UN Women continuously aims to address the needs of women and girls and make their work effective and evidence-based. The organization partnered with UN Global Pulse to explore how it could better leverage big data to improve its monitoring and evaluation work. The project involved three case studies that used big data analysis to: 

  • Understand the reach of UN Women’s social media campaigns to enhance advocacy; 
  • Monitor online radio in migration zones as part of a Rapid Gender Analysis in Chile; 
  • Create a guide for monitoring and studying violence against women in politics on social media platforms.

Our impact

UN Women was able to strengthen their applied research by making use of big data and technology. In Chile, radio mining provided information on attitudes towards migrants in local communities and challenges facing migrant women. These findings went into a report that was requested by the Ministry of Women and Gender Equality in Chile and UN Women used the experience to inform the development of strategies on social cohesion programming. 

The result in another case was a methodological guide to help country teams conduct studies to expose violence against women in politics on social media. Combining UN Women’s expertise in gender and political participation with Global Pulse’s data science knowledge led to a more structured methodology for such studies and a framework for social media analysis of violence against women. The guide is now being shared across UN Women’s network of offices in the Latin American and Caribbean region for future application.

Our lessons

  • Interdisciplinary teams are a must: While data science and engineering teams can bring the technical expertise needed to handle large data streams, they often lack an understanding of gender-related issues or the specifics of the region. Effective teams bring together both types of expertise.
  • Quantitative and qualitative methods should be combined: Quantitative approaches can filter down data and identify items of interest in large volumes of information. Qualitative approaches give context, interpretation and meaning to the data. They can also help to improve quantitative methods, e.g. when human analysts label datasets that can then be used to train algorithms.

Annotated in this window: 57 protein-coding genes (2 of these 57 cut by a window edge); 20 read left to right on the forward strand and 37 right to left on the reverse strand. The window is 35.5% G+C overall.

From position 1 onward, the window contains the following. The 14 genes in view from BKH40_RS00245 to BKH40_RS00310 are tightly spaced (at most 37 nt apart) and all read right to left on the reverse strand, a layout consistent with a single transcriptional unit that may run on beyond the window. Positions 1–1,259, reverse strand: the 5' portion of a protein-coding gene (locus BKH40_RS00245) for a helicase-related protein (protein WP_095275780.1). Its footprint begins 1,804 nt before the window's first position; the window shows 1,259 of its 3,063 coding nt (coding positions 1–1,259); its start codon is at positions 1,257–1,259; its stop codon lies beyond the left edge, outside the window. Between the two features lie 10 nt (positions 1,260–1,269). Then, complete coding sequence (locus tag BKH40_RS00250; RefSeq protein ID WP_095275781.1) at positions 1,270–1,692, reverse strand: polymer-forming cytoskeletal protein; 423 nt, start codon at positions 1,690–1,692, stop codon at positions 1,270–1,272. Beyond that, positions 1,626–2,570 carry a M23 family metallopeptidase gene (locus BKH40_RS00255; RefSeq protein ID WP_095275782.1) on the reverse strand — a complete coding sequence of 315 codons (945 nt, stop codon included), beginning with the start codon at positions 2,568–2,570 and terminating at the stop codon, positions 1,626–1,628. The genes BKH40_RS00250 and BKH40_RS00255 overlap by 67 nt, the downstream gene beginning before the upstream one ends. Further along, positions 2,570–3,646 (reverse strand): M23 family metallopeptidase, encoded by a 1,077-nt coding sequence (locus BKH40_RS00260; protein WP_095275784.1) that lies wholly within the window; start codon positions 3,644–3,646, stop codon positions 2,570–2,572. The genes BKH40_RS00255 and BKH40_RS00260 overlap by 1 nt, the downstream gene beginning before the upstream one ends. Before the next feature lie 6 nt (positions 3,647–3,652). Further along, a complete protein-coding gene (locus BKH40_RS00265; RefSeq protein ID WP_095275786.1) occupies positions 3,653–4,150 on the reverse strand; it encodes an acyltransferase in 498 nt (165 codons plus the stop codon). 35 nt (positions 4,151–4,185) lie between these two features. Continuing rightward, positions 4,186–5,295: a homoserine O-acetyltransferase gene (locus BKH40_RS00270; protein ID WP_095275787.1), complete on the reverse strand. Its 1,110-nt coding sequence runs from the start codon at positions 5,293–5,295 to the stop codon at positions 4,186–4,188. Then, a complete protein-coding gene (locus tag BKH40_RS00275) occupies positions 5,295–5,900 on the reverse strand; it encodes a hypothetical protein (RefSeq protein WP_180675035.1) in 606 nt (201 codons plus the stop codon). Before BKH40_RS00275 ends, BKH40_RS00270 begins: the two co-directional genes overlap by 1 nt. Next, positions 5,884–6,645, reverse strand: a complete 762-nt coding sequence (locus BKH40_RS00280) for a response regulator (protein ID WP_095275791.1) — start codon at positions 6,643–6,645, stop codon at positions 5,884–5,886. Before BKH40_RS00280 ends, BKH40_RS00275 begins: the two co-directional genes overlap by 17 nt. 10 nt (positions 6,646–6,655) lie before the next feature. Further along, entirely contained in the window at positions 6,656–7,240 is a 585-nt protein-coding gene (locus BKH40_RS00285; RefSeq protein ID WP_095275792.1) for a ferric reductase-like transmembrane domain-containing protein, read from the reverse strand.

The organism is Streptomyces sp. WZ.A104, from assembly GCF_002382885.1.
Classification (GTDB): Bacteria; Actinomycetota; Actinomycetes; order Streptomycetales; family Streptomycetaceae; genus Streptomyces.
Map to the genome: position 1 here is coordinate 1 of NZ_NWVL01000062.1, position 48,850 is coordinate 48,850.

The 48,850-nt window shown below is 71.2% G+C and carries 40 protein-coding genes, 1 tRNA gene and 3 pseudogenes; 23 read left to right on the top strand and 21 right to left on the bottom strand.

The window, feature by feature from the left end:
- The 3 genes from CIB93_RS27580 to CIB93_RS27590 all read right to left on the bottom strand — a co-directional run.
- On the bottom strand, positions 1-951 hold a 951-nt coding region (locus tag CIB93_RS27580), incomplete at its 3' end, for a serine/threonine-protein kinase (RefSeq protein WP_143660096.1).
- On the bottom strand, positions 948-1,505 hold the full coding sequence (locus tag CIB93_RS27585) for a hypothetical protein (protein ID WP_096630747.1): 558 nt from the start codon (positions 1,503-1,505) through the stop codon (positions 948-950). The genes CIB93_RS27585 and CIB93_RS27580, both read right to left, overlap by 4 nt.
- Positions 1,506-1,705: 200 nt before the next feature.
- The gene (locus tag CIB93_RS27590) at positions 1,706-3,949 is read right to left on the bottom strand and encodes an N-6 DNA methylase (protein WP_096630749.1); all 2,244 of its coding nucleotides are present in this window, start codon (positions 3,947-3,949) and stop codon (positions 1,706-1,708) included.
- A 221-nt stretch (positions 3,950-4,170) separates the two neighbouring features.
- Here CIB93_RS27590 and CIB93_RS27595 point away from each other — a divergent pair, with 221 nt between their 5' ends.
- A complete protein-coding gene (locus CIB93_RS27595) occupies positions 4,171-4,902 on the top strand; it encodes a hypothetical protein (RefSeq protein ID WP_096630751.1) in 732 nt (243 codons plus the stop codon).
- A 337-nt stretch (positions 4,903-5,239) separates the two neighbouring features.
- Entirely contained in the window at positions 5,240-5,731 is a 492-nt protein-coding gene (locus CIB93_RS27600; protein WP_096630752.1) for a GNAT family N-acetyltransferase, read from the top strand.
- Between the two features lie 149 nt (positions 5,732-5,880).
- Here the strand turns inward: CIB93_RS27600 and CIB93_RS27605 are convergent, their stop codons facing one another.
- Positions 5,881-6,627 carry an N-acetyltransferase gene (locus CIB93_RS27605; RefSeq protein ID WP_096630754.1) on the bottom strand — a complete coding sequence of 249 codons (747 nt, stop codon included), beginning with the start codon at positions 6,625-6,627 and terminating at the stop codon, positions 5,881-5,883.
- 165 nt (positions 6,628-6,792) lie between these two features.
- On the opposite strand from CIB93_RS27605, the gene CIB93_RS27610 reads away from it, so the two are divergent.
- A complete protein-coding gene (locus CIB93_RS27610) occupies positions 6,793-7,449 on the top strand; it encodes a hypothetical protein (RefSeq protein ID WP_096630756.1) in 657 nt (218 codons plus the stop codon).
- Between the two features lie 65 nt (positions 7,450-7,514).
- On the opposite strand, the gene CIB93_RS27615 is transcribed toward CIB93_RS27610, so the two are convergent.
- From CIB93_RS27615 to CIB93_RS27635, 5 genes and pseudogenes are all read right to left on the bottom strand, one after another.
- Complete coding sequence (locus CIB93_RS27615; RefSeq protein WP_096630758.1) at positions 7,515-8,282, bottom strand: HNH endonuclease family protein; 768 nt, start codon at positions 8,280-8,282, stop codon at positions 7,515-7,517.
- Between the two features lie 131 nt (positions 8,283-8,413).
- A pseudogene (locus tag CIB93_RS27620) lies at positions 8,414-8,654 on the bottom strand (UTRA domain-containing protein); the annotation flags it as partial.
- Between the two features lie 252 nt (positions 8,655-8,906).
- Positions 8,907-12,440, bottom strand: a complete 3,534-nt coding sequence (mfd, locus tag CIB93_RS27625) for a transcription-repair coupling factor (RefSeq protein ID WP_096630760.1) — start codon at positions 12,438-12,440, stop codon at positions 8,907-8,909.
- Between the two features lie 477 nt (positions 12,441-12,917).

• Adaptation and refinement will be required: Since data science approaches rarely achieve the intended performance straight away, continuous adaptation and refinement is needed. It is important to get early input and feedback from the teams, and ensure alignment.
  • Big data analysis can struggle to identify precise categories: We could, for example, identify radio conversations related to migration but it was difficult to identify conversations related to migration and gender and mental health. Similarly, our tools could pick out hate speech, political discussion and gender in social media but struggled to identify gender-based political hate speech.
  • Bias remains a problem: Some people and types of conversation are not represented on social media or radio at all. At the same time, it can be difficult to extract data from relevant channels such as TikTok, making it hard to get a full picture of social media discussions. And each platform/data source is associated with its own distinct biases.